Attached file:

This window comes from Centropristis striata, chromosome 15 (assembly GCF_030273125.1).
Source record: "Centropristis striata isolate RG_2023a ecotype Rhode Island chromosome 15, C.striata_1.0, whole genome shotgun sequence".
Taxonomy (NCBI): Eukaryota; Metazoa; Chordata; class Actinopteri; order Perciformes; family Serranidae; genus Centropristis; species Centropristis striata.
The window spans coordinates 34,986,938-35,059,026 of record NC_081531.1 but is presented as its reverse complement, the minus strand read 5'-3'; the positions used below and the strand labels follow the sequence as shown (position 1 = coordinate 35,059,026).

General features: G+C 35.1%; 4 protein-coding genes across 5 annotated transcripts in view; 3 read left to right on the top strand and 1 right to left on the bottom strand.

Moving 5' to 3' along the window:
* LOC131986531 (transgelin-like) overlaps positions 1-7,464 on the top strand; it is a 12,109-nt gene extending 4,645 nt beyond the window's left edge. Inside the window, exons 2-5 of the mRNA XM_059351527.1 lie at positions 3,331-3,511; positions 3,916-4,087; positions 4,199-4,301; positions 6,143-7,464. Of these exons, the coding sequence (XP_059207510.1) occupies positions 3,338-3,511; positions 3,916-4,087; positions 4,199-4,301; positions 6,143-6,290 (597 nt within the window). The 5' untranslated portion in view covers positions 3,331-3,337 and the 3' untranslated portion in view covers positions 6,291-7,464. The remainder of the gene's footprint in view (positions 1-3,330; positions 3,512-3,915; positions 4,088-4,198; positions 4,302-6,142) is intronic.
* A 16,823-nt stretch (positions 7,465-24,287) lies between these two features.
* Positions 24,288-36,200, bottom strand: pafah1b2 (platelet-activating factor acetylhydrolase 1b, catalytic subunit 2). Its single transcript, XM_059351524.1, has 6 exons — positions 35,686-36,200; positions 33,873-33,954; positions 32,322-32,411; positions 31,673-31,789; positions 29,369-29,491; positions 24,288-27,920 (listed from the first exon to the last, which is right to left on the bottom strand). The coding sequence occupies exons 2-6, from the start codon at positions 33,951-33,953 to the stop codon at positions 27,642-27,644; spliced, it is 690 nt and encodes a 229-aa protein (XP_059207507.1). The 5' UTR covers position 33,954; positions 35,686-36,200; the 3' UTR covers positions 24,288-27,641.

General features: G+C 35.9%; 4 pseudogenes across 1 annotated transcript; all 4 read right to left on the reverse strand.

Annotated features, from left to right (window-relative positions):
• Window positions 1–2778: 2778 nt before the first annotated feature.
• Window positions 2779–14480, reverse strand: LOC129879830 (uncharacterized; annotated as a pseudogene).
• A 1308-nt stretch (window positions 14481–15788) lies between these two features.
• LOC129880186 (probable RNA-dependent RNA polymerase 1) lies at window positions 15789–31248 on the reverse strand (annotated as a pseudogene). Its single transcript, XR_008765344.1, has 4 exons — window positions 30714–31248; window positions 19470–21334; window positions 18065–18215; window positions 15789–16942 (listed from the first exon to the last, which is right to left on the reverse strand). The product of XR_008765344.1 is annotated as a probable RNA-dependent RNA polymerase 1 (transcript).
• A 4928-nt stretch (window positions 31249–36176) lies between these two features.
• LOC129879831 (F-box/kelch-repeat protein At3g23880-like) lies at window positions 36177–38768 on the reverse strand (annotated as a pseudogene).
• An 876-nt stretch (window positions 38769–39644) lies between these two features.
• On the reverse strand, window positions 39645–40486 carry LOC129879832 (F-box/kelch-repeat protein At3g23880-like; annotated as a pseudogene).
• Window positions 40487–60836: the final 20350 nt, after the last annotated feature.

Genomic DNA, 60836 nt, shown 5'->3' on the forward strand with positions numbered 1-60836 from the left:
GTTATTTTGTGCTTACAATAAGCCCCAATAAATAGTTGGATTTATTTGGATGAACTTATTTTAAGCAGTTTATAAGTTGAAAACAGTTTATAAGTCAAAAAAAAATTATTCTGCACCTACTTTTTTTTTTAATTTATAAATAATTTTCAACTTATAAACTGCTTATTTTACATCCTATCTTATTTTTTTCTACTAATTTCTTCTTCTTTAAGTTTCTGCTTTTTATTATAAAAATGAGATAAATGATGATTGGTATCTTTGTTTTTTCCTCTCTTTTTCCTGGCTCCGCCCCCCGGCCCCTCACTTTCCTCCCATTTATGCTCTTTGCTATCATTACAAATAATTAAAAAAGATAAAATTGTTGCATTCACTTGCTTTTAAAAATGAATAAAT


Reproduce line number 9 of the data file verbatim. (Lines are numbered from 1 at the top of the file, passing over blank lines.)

* Positions 24,288-36,200, bottom strand: pafah1b2 (platelet-activating factor acetylhydrolase 1b, catalytic subunit 2). Its single transcript, XM_059351524.1, has 6 exons — positions 35,686-36,200; positions 33,873-33,954; positions 32,322-32,411; positions 31,673-31,789; positions 29,369-29,491; positions 24,288-27,920 (listed from the first exon to the last, which is right to left on the bottom strand). The coding sequence occupies exons 2-6, from the start codon at positions 33,951-33,953 to the stop codon at positions 27,642-27,644; spliced, it is 690 nt and encodes a 229-aa protein (XP_059207507.1). The 5' UTR covers position 33,954; positions 35,686-36,200; the 3' UTR covers positions 24,288-27,641.